The Dawn Wall

Have you ever come to that point in your life where you felt like everything you worked for and thought it was going to be came to screeching stop?  Where you just thought to yourself “I just don’t know that I can go any further”?  I’m confident we have all had these moments.  Some of them have in small doses.  Some of them have in huge life altering events.  Regardless of the size of these moments, at the time they are happening they seem insurmountable.  The fact that we are all here reading this at this very moment is proof that they are not.  Somehow our inner tenacity pushed through and knocked down that Bully inside us who convinced life was over.

I watched a really cool documentary the other week about Tommy Caldwell a world-famous climber who hit rock bottom (pun intended) and then decided to make arguably the most difficult free climb in the world.  The Dawn Wall of El Capitan.  He did this after being held hostage by terrorist, cutting off a finger by accident with a table saw, and losing the love of his life.  Some people said he got obsessed with it.  Others just said that he had lost his mind.  What I found interesting about him is how he approached it.

He saw that there had to be a way.  No matter how small, there just had to be and he would find it.  He would do this for himself and then later for his friend climbing with him.  He spent months hanging on the wall looking for a route.  Planning what each stage would be.  How each hold could be done.  Then, when it became time to start, the climb was so challenging there was a section of it he STILL didn’t know how he was going to cross.  It wasn’t until the moment came to cross this broken area that he paused, rethought his original plan. Instead of moving up the wall like he anticipated he climbed down the wall and around the gap on the other side.  He set out with one idea and the wall changed him.  He took what he was given and didn’t allow what was behind him to hold him back.  He allowed himself to change because of what was in front of him.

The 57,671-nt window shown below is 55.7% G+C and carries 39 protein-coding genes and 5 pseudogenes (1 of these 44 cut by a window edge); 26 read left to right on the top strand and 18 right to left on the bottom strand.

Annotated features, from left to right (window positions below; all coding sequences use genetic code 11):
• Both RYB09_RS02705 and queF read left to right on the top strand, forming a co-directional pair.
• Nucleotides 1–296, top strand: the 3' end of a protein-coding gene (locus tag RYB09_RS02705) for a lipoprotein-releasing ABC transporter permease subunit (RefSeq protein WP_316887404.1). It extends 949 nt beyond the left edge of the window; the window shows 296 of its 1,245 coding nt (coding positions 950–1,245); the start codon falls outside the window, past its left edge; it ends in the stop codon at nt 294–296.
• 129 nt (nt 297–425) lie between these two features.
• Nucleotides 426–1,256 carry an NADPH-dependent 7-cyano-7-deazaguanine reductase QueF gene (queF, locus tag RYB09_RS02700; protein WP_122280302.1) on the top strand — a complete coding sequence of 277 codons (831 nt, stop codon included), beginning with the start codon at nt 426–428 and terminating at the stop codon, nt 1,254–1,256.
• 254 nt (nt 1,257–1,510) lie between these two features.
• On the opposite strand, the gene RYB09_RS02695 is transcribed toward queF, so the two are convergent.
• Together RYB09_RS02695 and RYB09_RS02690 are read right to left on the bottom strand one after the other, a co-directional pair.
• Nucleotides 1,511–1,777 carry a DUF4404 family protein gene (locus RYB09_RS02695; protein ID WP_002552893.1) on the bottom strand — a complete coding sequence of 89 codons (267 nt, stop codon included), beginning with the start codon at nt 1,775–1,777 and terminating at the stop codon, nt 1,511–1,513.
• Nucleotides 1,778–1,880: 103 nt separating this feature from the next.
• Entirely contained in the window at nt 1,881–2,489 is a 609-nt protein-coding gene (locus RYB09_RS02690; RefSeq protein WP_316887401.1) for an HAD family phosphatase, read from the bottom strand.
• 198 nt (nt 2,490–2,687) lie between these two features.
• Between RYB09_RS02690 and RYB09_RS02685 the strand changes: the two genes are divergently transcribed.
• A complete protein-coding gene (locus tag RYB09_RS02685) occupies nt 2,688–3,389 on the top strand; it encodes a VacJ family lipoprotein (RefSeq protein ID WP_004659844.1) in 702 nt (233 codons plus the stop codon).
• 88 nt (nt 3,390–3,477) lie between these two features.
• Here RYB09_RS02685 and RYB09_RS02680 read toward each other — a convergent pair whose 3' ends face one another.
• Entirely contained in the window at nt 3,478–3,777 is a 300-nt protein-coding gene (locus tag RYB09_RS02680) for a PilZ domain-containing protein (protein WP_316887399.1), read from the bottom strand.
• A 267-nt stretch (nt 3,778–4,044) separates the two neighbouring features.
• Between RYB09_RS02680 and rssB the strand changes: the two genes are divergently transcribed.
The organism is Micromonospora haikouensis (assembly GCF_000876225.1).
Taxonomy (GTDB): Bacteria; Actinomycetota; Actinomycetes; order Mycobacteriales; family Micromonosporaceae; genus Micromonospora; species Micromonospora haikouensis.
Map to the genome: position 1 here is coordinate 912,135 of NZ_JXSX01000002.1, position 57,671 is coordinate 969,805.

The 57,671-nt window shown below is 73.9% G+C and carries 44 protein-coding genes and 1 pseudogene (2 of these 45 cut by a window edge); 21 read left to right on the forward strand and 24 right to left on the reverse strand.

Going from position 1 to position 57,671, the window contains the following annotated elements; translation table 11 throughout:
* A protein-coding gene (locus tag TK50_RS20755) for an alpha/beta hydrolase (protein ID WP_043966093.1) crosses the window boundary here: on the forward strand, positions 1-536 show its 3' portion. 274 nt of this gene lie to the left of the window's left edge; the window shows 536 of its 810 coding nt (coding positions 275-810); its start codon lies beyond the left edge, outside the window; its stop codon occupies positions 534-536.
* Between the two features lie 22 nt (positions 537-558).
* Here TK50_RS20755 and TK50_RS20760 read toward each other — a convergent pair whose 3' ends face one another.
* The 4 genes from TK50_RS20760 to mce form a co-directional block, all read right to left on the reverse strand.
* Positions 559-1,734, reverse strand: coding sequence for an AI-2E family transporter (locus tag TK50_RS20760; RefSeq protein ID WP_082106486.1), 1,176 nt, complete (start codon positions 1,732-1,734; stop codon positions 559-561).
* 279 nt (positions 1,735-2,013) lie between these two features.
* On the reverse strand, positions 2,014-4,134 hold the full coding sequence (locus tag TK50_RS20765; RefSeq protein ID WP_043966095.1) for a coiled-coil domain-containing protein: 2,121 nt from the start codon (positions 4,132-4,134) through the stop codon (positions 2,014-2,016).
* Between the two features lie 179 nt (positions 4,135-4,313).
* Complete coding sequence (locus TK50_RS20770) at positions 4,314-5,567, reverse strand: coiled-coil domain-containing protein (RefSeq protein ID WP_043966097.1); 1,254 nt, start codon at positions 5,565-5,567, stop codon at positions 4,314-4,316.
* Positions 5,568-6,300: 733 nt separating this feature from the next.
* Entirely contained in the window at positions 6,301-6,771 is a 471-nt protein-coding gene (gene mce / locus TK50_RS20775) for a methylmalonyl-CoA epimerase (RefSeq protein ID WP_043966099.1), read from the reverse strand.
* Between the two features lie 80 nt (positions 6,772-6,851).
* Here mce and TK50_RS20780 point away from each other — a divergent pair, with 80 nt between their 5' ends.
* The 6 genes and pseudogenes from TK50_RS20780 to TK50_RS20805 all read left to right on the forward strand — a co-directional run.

Now I am doing a lousy job surmising this incredible documentary.  Why am I rambling about all of this and what could it possibly have to do with hiking or getting fit?  Our minds drive us to do things to our bodies.  Good and bad.  If we can’t see the future based on what we have right in front of us, how can we ever shape our bodies to be prepared for that life?  I believe that physical and mental health are intertwined.  I know that when I’m feeling good about myself, I work out harder, I drink less, and I make healthier food decisions.  When I’m feeling lousy, oh boy!! That growler and pizza better look out because I’m gonna put a hurt on them!! I don’t think I’m alone in this.  Watching Tommy Caldwell climb that wall reminded me that an open mind and optimism about what is right in front of us can make us better people.   Something to think about on our next walk in the woods.

See ya all on the trail

Published by Michael Brookshire

Philly guy hiking his way to fitness

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